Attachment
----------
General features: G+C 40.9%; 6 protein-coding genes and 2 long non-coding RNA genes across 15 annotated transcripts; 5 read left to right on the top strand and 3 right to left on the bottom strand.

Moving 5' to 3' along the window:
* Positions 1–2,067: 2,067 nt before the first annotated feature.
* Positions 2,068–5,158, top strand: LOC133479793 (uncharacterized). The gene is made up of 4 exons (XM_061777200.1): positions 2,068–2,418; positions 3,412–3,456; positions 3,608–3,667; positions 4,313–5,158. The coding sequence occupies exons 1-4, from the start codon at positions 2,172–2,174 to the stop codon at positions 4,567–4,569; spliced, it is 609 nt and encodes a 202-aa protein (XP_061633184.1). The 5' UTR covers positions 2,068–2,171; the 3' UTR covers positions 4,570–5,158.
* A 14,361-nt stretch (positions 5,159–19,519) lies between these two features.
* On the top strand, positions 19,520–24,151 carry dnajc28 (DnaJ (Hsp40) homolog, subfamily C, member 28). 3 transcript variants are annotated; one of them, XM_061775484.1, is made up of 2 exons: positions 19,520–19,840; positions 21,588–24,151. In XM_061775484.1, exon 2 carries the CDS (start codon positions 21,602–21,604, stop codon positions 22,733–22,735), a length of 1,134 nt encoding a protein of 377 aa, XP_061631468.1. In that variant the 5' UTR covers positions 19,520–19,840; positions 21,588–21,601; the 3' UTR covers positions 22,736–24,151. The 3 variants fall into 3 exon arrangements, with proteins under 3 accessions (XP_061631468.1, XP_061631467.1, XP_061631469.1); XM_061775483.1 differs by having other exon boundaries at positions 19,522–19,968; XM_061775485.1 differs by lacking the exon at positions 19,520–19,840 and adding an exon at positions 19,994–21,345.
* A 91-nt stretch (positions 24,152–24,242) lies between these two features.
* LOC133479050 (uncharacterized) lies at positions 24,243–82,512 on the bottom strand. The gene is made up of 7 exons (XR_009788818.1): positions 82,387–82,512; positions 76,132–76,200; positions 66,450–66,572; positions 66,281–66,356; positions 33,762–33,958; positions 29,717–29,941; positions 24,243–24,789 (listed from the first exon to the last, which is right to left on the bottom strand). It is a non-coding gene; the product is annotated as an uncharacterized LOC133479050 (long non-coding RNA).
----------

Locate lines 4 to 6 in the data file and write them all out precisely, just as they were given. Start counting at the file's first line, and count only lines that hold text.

* Positions 2,068–5,158, top strand: LOC133479793 (uncharacterized). The gene is made up of 4 exons (XM_061777200.1): positions 2,068–2,418; positions 3,412–3,456; positions 3,608–3,667; positions 4,313–5,158. The coding sequence occupies exons 1-4, from the start codon at positions 2,172–2,174 to the stop codon at positions 4,567–4,569; spliced, it is 609 nt and encodes a 202-aa protein (XP_061633184.1). The 5' UTR covers positions 2,068–2,171; the 3' UTR covers positions 4,570–5,158.
* A 14,361-nt stretch (positions 5,159–19,519) lies between these two features.
* On the top strand, positions 19,520–24,151 carry dnajc28 (DnaJ (Hsp40) homolog, subfamily C, member 28). 3 transcript variants are annotated; one of them, XM_061775484.1, is made up of 2 exons: positions 19,520–19,840; positions 21,588–24,151. In XM_061775484.1, exon 2 carries the CDS (start codon positions 21,602–21,604, stop codon positions 22,733–22,735), a length of 1,134 nt encoding a protein of 377 aa, XP_061631468.1. In that variant the 5' UTR covers positions 19,520–19,840; positions 21,588–21,601; the 3' UTR covers positions 22,736–24,151. The 3 variants fall into 3 exon arrangements, with proteins under 3 accessions (XP_061631468.1, XP_061631467.1, XP_061631469.1); XM_061775483.1 differs by having other exon boundaries at positions 19,522–19,968; XM_061775485.1 differs by lacking the exon at positions 19,520–19,840 and adding an exon at positions 19,994–21,345.